While COVID postponed the Kona competition for another year, Kozera remained on track and excited for October 2022; excited to compete for a community who he felt had given him so much. In August, Kozera's life was tragically cut short at the age of 44 when he was killed in a biking accident while training for the Ironman World Championship. In addition to his wife and daughters, he is survived by his sister, Leslie Kozera, and his brother Matthew Kozera.

His loss is keenly felt by Temple's Law Enforcement Training Center at Temple Ambler, where he was an instructor since 2017.

"Brian taught physical fitness and defensive tactics, but he was not the typical fitness instructor. He taught the trainees the entire picture of fitness and how to embrace it," said Chris Willard, Director of the Temple University Municipal Police Academy, Assistant Director of the Temple Law Enforcement Training Center, and Assistant Director of the Park Ranger Law Enforcement Academy. "Brian often said, 'Go big or go home,' and tailored that to each situation — coaching, teaching, decision making."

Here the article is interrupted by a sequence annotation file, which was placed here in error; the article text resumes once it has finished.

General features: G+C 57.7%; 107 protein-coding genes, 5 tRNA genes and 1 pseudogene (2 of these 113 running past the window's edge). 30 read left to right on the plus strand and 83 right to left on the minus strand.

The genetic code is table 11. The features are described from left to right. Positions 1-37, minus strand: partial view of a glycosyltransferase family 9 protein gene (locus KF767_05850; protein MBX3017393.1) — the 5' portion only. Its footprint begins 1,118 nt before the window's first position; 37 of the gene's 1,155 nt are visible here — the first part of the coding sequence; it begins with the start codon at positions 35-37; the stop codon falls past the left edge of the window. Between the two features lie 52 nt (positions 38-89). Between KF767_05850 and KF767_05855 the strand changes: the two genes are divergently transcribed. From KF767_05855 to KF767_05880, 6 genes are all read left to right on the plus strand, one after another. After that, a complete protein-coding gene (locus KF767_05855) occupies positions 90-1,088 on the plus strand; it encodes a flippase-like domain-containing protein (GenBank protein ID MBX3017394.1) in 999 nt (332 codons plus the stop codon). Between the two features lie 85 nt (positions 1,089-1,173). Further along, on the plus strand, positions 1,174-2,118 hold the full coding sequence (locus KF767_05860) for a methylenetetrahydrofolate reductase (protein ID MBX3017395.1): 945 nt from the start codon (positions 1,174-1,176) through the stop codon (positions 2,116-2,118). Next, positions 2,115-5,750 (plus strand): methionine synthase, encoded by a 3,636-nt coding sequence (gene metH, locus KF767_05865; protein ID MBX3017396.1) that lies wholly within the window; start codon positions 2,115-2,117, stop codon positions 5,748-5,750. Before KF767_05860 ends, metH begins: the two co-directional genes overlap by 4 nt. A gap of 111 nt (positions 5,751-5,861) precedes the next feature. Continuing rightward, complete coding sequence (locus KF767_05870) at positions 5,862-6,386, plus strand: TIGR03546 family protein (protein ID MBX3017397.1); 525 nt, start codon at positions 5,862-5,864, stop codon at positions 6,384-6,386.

What Kozera meant by "Go big or go home," however, was that it encouraged every individual to discover what "go big" was for them," Willard said.

"He was not out there yelling during PT about pushing beyond limits and running until you got hurt. He meant do your best, push, and allow yourself to see what your 'go big' is," she said. "He made everyone feel like they went 'big' regardless of the accomplishment. He made you feel good about what you personally accomplished — the students loved that about him."

Because of the students' respect for Kozera, "they would do their best to make him proud," Willard said.

"He could get students and athletes to push and improve like no coach or instructor I have ever met. His workouts were tough, and cadets might complain a little because they knew what was coming, but when they finished, they were thankful, happy, proud, and had such a sense of accomplishment," she said. "He did the same for me when I was struggling with my running and was ready to quit. I took his suggestion to 'reset' and figure out what I wanted and to go for it. I remember being proud to tell him when I hit certain benchmarks, just like one of the kids."